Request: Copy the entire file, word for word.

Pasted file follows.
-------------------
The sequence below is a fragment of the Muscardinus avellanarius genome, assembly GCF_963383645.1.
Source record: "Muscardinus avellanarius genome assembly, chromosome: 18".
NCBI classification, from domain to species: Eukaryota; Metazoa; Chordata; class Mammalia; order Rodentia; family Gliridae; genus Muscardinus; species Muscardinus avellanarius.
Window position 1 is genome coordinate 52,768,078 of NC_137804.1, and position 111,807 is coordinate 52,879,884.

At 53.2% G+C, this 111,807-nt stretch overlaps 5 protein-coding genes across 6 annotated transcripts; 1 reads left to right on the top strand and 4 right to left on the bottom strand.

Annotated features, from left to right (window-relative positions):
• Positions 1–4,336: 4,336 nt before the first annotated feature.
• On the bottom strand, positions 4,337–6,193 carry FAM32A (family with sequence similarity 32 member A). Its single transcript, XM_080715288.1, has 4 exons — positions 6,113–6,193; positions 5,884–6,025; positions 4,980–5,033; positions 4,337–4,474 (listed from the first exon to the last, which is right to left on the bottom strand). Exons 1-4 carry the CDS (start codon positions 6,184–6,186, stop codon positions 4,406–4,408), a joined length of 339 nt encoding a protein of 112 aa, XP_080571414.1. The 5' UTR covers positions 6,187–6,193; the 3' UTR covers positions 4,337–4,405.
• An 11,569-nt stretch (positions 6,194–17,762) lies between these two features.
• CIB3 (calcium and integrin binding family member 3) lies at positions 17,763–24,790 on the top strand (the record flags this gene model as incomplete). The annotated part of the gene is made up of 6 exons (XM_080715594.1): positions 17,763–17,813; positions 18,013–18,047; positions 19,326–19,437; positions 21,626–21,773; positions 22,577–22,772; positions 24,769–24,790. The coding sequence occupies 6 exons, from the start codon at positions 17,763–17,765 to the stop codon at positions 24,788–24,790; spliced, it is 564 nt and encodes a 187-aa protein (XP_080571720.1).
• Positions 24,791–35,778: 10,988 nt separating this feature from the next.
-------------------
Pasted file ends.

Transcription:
The sequence below is a fragment of the Muscardinus avellanarius genome, assembly GCF_963383645.1.
Source record: "Muscardinus avellanarius genome assembly, chromosome: 18".
NCBI classification, from domain to species: Eukaryota; Metazoa; Chordata; class Mammalia; order Rodentia; family Gliridae; genus Muscardinus; species Muscardinus avellanarius.
Window position 1 is genome coordinate 52,768,078 of NC_137804.1, and position 111,807 is coordinate 52,879,884.

At 53.2% G+C, this 111,807-nt stretch overlaps 5 protein-coding genes across 6 annotated transcripts; 1 reads left to right on the top strand and 4 right to left on the bottom strand.

Annotated features, from left to right (window-relative positions):
• Positions 1–4,336: 4,336 nt before the first annotated feature.
• On the bottom strand, positions 4,337–6,193 carry FAM32A (family with sequence similarity 32 member A). Its single transcript, XM_080715288.1, has 4 exons — positions 6,113–6,193; positions 5,884–6,025; positions 4,980–5,033; positions 4,337–4,474 (listed from the first exon to the last, which is right to left on the bottom strand). Exons 1-4 carry the CDS (start codon positions 6,184–6,186, stop codon positions 4,406–4,408), a joined length of 339 nt encoding a protein of 112 aa, XP_080571414.1. The 5' UTR covers positions 6,187–6,193; the 3' UTR covers positions 4,337–4,405.
• An 11,569-nt stretch (positions 6,194–17,762) lies between these two features.
• CIB3 (calcium and integrin binding family member 3) lies at positions 17,763–24,790 on the top strand (the record flags this gene model as incomplete). The annotated part of the gene is made up of 6 exons (XM_080715594.1): positions 17,763–17,813; positions 18,013–18,047; positions 19,326–19,437; positions 21,626–21,773; positions 22,577–22,772; positions 24,769–24,790. The coding sequence occupies 6 exons, from the start codon at positions 17,763–17,765 to the stop codon at positions 24,788–24,790; spliced, it is 564 nt and encodes a 187-aa protein (XP_080571720.1).
• Positions 24,791–35,778: 10,988 nt separating this feature from the next.